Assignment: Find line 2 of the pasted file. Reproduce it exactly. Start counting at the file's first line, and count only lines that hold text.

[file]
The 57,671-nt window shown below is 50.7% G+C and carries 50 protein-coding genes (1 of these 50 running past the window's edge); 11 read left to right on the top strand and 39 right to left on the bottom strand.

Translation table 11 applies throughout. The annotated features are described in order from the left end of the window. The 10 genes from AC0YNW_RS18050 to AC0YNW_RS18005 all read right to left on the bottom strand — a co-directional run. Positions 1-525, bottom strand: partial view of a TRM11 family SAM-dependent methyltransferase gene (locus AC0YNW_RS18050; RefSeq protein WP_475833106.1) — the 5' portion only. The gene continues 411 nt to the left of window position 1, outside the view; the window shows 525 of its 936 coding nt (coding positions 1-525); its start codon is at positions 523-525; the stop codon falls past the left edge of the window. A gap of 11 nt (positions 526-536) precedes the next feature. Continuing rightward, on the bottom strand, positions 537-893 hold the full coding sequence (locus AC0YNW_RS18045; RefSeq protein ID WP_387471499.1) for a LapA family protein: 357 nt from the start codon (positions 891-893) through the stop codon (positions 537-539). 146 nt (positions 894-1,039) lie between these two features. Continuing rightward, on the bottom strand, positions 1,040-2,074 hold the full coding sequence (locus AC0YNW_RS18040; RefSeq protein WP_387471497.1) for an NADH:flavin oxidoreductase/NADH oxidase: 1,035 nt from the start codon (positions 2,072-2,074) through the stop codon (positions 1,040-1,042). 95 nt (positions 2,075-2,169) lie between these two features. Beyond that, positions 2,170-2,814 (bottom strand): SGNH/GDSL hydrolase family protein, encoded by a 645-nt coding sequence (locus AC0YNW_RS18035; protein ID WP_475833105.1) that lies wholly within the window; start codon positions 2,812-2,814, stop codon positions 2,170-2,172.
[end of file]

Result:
Translation table 11 applies throughout. The annotated features are described in order from the left end of the window. The 10 genes from AC0YNW_RS18050 to AC0YNW_RS18005 all read right to left on the bottom strand — a co-directional run. Positions 1-525, bottom strand: partial view of a TRM11 family SAM-dependent methyltransferase gene (locus AC0YNW_RS18050; RefSeq protein WP_475833106.1) — the 5' portion only. The gene continues 411 nt to the left of window position 1, outside the view; the window shows 525 of its 936 coding nt (coding positions 1-525); its start codon is at positions 523-525; the stop codon falls past the left edge of the window. A gap of 11 nt (positions 526-536) precedes the next feature. Continuing rightward, on the bottom strand, positions 537-893 hold the full coding sequence (locus AC0YNW_RS18045; RefSeq protein ID WP_387471499.1) for a LapA family protein: 357 nt from the start codon (positions 891-893) through the stop codon (positions 537-539). 146 nt (positions 894-1,039) lie between these two features. Continuing rightward, on the bottom strand, positions 1,040-2,074 hold the full coding sequence (locus AC0YNW_RS18040; RefSeq protein WP_387471497.1) for an NADH:flavin oxidoreductase/NADH oxidase: 1,035 nt from the start codon (positions 2,072-2,074) through the stop codon (positions 1,040-1,042). 95 nt (positions 2,075-2,169) lie between these two features. Beyond that, positions 2,170-2,814 (bottom strand): SGNH/GDSL hydrolase family protein, encoded by a 645-nt coding sequence (locus AC0YNW_RS18035; protein ID WP_475833105.1) that lies wholly within the window; start codon positions 2,812-2,814, stop codon positions 2,170-2,172.